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Air India Disinvestment

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January 28, 2020

Why in News?

The government has tweaked the terms of sale of Air India, and is now putting 100% of its equity in the airline on the block.

Will the new terms attract investors?

  • The government is hopeful of attracting investors with the new sale criteria coupled with the main benefits of the airline.
  • New sale criteria - The low-cost arm Air India Express and a 50% stake in ground handling firm Air India-SATS are up for sale.
  • The government relaxed the minimum net worth criteria for potential bidders to Rs 3,500 crore from the Rs 5,000 crore in 2018.
  • Benefits - The prime slots in capacity-constrained airports across the world, wide-bodied aircraft, and a 50.64% market share in international traffic among Indian carriers.
  • Any potential investor is expected to look at the size of the airline’s operations with reference to what those operations generate.
  • The combined amount of debt and liabilities are at least Rs 32,058 crore.
  • Therefore, in addition to valuing the airline and placing a bid for its equity, the new investor will need to invest in turning the airline around.

What will the new investor get?

  • Air India's slots and landing rights it holds at global airports could be helpful both to airlines looking to expand into international operations.
  • Air India operates to 56 Indian cities and 42 international destinations.
  • Several of Air India’s routes are profit-generating, while a number of them are loss-making or witness low load factors.
  • While the airline comes with 121 aircraft primed as domestic and international workhorses, 18 of them are grounded for lack of funds to make them airworthy.

How will consumers be impacted?

  • If Air India is taken over by a private entity or consortium, the first move could be pruning of operations to ensure profitability to the airline.
  • This could cause Air India to cease operations on certain loss-making domestic and international routes — leading to a rise in fares.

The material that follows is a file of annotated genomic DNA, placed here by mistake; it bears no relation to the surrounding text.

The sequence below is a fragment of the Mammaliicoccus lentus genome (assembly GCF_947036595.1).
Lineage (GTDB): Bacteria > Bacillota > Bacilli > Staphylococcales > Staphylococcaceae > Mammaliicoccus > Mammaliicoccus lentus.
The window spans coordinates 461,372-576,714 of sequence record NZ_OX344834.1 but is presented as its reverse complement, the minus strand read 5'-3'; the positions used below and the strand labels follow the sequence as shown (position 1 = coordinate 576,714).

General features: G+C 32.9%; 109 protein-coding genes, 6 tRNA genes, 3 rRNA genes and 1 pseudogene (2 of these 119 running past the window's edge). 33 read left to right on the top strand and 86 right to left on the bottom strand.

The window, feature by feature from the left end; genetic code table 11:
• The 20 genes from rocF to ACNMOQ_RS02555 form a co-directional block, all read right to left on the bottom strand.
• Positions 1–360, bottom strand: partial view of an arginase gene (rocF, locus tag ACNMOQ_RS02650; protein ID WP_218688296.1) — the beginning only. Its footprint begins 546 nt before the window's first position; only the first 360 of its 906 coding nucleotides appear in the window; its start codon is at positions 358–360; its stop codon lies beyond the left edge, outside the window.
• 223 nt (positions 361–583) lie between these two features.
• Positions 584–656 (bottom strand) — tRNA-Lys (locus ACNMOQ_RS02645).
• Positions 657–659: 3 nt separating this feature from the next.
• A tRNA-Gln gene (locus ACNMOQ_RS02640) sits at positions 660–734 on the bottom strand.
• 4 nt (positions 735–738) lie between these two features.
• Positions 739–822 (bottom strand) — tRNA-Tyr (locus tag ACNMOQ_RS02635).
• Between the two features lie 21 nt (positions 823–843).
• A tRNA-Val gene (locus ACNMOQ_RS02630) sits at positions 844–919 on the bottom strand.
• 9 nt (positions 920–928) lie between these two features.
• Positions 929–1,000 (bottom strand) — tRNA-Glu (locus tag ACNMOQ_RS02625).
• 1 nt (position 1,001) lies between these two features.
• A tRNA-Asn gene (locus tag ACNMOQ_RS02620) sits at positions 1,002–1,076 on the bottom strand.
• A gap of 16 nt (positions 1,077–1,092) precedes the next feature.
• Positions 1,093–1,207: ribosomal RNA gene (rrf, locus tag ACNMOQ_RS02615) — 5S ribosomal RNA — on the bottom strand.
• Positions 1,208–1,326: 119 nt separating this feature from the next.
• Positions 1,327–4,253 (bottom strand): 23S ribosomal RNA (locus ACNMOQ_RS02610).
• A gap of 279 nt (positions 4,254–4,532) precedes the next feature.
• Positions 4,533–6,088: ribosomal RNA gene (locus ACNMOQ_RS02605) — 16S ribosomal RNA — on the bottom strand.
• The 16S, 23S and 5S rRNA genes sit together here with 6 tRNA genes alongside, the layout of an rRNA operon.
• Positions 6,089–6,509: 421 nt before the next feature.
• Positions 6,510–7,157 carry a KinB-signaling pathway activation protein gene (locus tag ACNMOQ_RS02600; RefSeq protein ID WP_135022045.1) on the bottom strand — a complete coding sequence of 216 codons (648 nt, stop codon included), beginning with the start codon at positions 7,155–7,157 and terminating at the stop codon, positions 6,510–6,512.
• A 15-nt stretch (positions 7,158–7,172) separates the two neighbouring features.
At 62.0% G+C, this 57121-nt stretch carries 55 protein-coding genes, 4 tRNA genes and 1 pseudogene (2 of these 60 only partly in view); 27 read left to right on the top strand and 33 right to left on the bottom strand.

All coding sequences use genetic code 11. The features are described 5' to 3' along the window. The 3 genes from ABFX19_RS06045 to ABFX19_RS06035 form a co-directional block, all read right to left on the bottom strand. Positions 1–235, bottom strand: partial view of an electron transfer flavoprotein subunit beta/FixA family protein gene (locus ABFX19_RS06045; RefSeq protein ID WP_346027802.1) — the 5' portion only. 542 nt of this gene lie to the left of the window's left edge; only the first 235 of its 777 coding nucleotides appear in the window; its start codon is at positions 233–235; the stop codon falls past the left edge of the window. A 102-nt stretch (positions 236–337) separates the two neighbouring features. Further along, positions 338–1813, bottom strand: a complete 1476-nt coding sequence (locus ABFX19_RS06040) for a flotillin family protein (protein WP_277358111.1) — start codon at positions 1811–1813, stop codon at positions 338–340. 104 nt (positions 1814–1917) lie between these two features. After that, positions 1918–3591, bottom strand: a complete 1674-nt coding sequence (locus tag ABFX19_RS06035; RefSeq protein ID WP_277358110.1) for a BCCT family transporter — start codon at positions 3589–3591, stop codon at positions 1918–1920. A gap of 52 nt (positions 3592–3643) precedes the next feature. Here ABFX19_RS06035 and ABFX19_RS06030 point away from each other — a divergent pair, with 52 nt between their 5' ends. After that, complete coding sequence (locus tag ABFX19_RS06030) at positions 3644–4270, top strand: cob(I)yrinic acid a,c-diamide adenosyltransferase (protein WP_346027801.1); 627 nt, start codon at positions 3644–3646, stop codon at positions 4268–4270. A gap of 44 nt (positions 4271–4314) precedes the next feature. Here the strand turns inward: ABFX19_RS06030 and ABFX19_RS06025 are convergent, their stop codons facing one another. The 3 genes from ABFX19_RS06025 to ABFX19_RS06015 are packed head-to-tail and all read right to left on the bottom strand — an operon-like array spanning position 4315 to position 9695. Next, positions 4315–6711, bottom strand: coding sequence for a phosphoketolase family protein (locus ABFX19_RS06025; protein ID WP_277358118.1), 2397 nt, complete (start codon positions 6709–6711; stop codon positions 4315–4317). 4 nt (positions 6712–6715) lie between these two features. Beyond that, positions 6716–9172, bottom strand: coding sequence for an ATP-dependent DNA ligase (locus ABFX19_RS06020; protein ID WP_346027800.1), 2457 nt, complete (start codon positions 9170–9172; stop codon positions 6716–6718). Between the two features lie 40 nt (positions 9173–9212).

• Cutting certain routes could also impact consumers in terms of the unique offerings by Air India.

How will employees be impacted?

  • Air India’s bloated staff strength was flagged by potential investors in the last disinvestment attempt.
  • The airline has 9,617 are permanent staff, 36% of the permanent staff will retire in the next 5 years.
  • Whether the employees will be retained by the new investor is unclear.
  • The government is expected to provide more clarity on conditions for retaining staff in the request-for-proposal stage, which will come after expressions of interest are received.

Will the airline be finally sold?

  • Despite the strong political will to privatise the airline, the government has received opposition even from within.
  • Employee unions have always opposed stake sale.
  • However, the government has held extensive meetings with the unions, and tried to identify specific issues raised by them.
  • A lot also depends on the global politico-economic scenario that enables bidders to show interest in acquiring the loss-making airline.
  • If this second attempt too fails, the government will have no choice but to take a piecemeal approach at divesting the national carrier.


Source: Indian Express

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